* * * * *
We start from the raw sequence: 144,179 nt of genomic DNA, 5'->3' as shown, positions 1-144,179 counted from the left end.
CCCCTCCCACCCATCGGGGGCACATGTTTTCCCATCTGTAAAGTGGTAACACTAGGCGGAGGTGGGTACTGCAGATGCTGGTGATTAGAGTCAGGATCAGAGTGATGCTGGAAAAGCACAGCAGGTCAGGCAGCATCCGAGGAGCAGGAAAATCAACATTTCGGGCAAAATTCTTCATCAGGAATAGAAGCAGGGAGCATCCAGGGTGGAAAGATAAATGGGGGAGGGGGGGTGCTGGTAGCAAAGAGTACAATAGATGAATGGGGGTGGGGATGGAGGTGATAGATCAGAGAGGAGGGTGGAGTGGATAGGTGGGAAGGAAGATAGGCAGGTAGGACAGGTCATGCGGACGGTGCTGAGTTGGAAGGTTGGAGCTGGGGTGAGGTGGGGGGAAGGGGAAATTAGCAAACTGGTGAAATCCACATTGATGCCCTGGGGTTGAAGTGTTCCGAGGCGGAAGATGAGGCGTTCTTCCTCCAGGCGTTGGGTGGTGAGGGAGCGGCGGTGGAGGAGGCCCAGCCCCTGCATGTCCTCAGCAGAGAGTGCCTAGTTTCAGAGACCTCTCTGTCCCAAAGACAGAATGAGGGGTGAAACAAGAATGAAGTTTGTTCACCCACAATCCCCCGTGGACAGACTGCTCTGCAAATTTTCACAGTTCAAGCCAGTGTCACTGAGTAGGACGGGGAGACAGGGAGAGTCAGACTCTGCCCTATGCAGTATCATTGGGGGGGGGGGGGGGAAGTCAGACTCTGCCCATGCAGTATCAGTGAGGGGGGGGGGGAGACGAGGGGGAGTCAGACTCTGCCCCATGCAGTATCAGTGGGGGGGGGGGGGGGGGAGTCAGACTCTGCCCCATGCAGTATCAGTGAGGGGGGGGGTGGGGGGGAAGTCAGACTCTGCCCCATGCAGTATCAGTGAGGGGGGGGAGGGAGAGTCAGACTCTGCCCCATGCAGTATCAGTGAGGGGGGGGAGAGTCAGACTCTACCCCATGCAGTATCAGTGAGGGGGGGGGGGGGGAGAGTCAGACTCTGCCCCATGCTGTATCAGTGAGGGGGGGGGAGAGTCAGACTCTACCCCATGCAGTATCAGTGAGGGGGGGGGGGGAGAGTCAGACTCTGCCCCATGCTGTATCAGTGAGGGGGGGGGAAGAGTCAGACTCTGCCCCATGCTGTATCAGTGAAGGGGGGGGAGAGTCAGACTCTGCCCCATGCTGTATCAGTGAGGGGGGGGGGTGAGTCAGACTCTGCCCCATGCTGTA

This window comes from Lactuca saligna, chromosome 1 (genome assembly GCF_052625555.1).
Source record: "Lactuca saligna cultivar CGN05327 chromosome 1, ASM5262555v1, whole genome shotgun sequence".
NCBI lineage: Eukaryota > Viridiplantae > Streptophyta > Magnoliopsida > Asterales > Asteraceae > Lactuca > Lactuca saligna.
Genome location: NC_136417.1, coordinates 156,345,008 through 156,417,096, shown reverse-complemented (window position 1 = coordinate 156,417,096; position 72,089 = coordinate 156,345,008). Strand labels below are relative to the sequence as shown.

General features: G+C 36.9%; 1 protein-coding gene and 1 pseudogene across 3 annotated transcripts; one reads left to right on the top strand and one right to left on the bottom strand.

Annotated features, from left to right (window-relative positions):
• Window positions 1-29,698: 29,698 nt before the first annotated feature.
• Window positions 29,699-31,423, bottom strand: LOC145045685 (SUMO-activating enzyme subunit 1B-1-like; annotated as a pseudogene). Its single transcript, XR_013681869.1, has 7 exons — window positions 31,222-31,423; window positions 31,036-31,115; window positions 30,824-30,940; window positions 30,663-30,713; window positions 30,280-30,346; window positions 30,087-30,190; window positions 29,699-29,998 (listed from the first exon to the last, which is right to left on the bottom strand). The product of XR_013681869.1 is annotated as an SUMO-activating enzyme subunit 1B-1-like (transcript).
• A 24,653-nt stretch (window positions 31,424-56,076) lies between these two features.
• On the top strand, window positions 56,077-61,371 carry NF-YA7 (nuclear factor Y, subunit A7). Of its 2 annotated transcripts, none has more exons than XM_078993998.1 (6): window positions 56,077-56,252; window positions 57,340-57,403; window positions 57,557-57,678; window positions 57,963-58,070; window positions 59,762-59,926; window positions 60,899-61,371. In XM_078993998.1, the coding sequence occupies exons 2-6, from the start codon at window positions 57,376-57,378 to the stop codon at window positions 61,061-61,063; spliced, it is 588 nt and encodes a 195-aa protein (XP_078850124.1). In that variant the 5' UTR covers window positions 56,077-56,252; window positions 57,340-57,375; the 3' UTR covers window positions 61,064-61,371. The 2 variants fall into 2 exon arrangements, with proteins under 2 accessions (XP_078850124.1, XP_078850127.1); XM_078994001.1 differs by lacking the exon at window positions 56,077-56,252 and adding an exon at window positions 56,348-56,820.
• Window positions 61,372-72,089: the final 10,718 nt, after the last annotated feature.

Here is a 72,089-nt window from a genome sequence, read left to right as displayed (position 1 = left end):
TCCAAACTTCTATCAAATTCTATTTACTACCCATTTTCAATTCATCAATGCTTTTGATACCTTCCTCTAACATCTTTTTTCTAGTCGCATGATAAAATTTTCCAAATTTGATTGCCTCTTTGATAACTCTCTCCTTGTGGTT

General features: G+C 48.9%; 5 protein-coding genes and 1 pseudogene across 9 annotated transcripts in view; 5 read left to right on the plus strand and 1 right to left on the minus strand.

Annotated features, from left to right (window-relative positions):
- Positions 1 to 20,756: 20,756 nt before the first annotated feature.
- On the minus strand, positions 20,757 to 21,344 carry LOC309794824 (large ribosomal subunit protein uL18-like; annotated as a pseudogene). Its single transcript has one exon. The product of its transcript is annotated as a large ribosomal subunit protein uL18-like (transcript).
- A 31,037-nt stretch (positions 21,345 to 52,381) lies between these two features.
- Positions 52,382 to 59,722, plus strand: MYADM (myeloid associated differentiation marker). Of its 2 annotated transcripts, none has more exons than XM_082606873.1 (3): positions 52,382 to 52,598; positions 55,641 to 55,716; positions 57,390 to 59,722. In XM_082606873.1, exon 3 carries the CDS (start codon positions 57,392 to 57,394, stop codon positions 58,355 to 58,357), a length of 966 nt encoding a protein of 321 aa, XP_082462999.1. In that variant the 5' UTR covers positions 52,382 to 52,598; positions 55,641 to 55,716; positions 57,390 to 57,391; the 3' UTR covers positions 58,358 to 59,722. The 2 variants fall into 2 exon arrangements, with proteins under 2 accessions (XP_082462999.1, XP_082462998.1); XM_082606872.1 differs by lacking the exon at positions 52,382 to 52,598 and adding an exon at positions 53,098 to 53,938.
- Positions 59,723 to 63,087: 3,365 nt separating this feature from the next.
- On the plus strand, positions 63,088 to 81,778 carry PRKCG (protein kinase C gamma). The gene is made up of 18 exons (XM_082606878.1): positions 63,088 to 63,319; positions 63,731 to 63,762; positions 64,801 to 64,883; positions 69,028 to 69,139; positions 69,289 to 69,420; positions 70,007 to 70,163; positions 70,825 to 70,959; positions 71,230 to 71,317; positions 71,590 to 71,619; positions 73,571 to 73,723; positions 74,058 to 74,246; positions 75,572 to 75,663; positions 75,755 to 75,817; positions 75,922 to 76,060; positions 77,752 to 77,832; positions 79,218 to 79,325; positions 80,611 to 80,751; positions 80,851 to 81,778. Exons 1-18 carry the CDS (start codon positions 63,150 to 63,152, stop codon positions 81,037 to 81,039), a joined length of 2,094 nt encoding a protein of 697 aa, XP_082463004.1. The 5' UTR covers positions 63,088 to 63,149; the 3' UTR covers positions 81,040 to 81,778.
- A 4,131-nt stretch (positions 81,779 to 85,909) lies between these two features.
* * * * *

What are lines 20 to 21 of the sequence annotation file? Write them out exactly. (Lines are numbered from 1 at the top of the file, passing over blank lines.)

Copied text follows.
- A 31,037-nt stretch (positions 21,345 to 52,381) lies between these two features.
- Positions 52,382 to 59,722, plus strand: MYADM (myeloid associated differentiation marker). Of its 2 annotated transcripts, none has more exons than XM_082606873.1 (3): positions 52,382 to 52,598; positions 55,641 to 55,716; positions 57,390 to 59,722. In XM_082606873.1, exon 3 carries the CDS (start codon positions 57,392 to 57,394, stop codon positions 58,355 to 58,357), a length of 966 nt encoding a protein of 321 aa, XP_082462999.1. In that variant the 5' UTR covers positions 52,382 to 52,598; positions 55,641 to 55,716; positions 57,390 to 57,391; the 3' UTR covers positions 58,358 to 59,722. The 2 variants fall into 2 exon arrangements, with proteins under 2 accessions (XP_082462999.1, XP_082462998.1); XM_082606872.1 differs by lacking the exon at positions 52,382 to 52,598 and adding an exon at positions 53,098 to 53,938.